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The Problem With Patents
Posted: 14 November 2012 09:29 AM   [ Ignore ]
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A look at patent trolls and some of the other problems plaguing our patent industry.  It’s all kind of absurd really.

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Posted: 15 November 2012 08:40 AM   [ Ignore ]   [ # 1 ]
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Hmmm….interesting.  How can you patent pot?

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Posted: 20 November 2012 01:01 PM   [ Ignore ]   [ # 2 ]
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Here’s a lawsuit over patent infringement for something that doesn’t even exist yet. No wonder we keep so many lawyers in business!

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Posted: 26 November 2012 08:56 AM   [ Ignore ]   [ # 3 ]
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Makes you want to cry a little inside, huh?

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Posted: 04 December 2012 09:30 AM   [ Ignore ]   [ # 4 ]
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“The Supreme Court announced on Friday that it would decide whether human genes may be patented.”  “The case the court added to its docket concerns patents held by Myriad Genetics, a Utah company, on genes that correlate with increased risk of hereditary breast and ovarian cancer.”

Yup.  Our legal and patent systems are so unbelievably fucked up that a case like this actually exists. 

tumblr_mebrftIuR41rivm3eo2_500.jpg

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Posted: 04 December 2012 04:04 PM   [ Ignore ]   [ # 5 ]
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Patents are obviously very important. Without them no one could protect their work. It would kill innovation if an inventor could spend years working on something and someone else could just come along and produce a knockoff stealing all their work.

I havent spent a lot of time thinking about this topic but the breast cancer issue has been on my radar for a while. Biotech research is extremely labor intensive with many blind alleys that lead no where. To encourage entrepreneurs to invest the time and money in these long shots there needs to be the potential for a large payoff. The problem with the BRCA gene test patent is that the inventors of this test have not just patented the test itself but the gene that it looks for. This would be a bit like the the person who discovered the polio virus patenting the virus so no one else could make a vaccine rather than just patenting the vaccine. I think this takes things too far when trying to balance the needs of the inventor with those of society, and that’s the key. There needs to be a balance between those two needs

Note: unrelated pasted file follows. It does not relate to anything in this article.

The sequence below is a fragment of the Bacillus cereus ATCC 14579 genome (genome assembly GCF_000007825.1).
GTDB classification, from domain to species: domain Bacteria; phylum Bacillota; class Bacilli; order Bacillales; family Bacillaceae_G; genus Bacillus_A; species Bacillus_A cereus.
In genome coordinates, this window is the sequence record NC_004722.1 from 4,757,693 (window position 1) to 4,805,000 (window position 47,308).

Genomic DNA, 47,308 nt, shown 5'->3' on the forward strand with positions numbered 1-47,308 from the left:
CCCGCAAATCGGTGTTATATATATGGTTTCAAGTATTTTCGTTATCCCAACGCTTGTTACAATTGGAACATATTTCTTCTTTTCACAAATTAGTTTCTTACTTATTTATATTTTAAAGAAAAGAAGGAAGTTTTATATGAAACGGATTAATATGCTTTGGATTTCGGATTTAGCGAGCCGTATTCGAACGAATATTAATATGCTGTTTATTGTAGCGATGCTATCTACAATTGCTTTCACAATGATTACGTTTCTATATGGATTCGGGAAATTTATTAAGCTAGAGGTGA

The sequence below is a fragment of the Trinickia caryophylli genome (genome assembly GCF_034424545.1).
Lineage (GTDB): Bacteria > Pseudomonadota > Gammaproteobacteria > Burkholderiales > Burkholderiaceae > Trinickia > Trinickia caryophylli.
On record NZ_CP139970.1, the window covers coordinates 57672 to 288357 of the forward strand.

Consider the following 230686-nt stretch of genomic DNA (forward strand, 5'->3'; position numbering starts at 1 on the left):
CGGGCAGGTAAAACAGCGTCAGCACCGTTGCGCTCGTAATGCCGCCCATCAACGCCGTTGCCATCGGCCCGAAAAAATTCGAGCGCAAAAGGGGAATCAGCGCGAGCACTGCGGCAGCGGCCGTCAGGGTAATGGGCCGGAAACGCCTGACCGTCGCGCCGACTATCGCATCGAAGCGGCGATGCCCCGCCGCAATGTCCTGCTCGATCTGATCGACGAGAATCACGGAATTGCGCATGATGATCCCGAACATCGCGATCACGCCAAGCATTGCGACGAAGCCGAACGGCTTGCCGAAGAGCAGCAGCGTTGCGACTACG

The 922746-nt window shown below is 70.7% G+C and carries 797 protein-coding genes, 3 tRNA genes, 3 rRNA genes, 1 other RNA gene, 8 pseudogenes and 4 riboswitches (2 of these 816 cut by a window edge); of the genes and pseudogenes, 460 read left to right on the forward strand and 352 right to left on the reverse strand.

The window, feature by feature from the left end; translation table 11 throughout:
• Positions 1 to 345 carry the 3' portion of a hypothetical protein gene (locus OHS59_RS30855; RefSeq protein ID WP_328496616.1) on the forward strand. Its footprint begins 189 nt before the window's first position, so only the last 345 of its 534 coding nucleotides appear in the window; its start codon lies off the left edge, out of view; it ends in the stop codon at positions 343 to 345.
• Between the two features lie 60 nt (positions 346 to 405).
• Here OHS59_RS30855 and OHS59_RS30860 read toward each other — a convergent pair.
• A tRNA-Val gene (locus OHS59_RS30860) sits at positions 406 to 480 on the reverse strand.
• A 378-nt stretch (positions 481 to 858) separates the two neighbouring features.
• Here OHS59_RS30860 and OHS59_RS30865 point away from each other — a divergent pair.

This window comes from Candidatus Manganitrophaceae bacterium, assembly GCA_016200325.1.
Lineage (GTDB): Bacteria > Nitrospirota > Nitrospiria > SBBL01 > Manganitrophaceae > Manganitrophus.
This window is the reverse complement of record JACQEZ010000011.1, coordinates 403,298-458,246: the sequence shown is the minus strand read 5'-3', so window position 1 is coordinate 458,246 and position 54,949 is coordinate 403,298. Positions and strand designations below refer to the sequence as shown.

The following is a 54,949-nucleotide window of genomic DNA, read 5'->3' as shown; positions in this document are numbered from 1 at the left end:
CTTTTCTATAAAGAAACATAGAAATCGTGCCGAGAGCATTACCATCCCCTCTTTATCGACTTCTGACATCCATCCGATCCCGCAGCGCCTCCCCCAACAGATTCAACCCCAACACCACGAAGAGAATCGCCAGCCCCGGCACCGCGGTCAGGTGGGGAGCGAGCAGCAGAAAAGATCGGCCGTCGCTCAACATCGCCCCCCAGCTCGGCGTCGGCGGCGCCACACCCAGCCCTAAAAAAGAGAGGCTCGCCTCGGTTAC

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Posted: 04 December 2012 06:56 PM   [ Ignore ]   [ # 6 ]
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I wonder if anyone has thought of patenting specific compounds.  I think I’d like to patent one made up of two atoms of hydrogen and one of oxygen.  If that goes through, I’ll go for the compound made up of two atoms of oxygen.  Then I’ll demand payment for any H2O transfer, especially if anyone drinks it.  Then, I’ll demand payment for all those who think they can get away by sucking O2 into their lungs without my permission.  vampire

Occam

{Ah yes, critical thinking argument #7, reductio absurdum}

[ Edited: 04 December 2012 06:59 PM by Occam. ]
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Posted: 05 December 2012 09:16 AM   [ Ignore ]   [ # 7 ]
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Mac, I pretty much agree.  While I think we need patents so people will actually bother with making new things the system as it currently stands is horribly broken.  It allows for absurd, pseudoscientific, and terribly vague patents.  And it’s problems coupled with the problems with our legal system allow and patent trolls to thrive.  There are ongoing attempts to fix it, but as with all attempts to fix existing problems they’re hampered by interest groups, institutional hurdles, public apathy, and the like.  Maybe we should make patent trolldom punishable by death.  That would be nice.  vampire

Occam, that’s not a bad idea.  Hell, word the patent vaguely enough with enough obtuse jargon and you may even be able to pull it off.

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Posted: 05 December 2012 09:25 AM   [ Ignore ]   [ # 8 ]
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Patents are important.

What’s necessary is a way to actually test applications for things like obviousness (the current standard is obscenely easy) or anticipation (including old papers from the 1930’s), as well as simple derivitives that are not only obvious, but where simple deduction leads directly.

For instance, if somebody does something with a speech signal, is it novel and patentable to do the same thing with a music signal?  For instance, store same in a computer…

For that matter, if you have a PCM signal in the computer, and you want to store an encoded (say ADPCM) version of it, is it novel to run the digital codec, that is commonly implimented in a computer processor, before you store it in on the disc? Is storing it on the disc novel, given that’s where all other files go.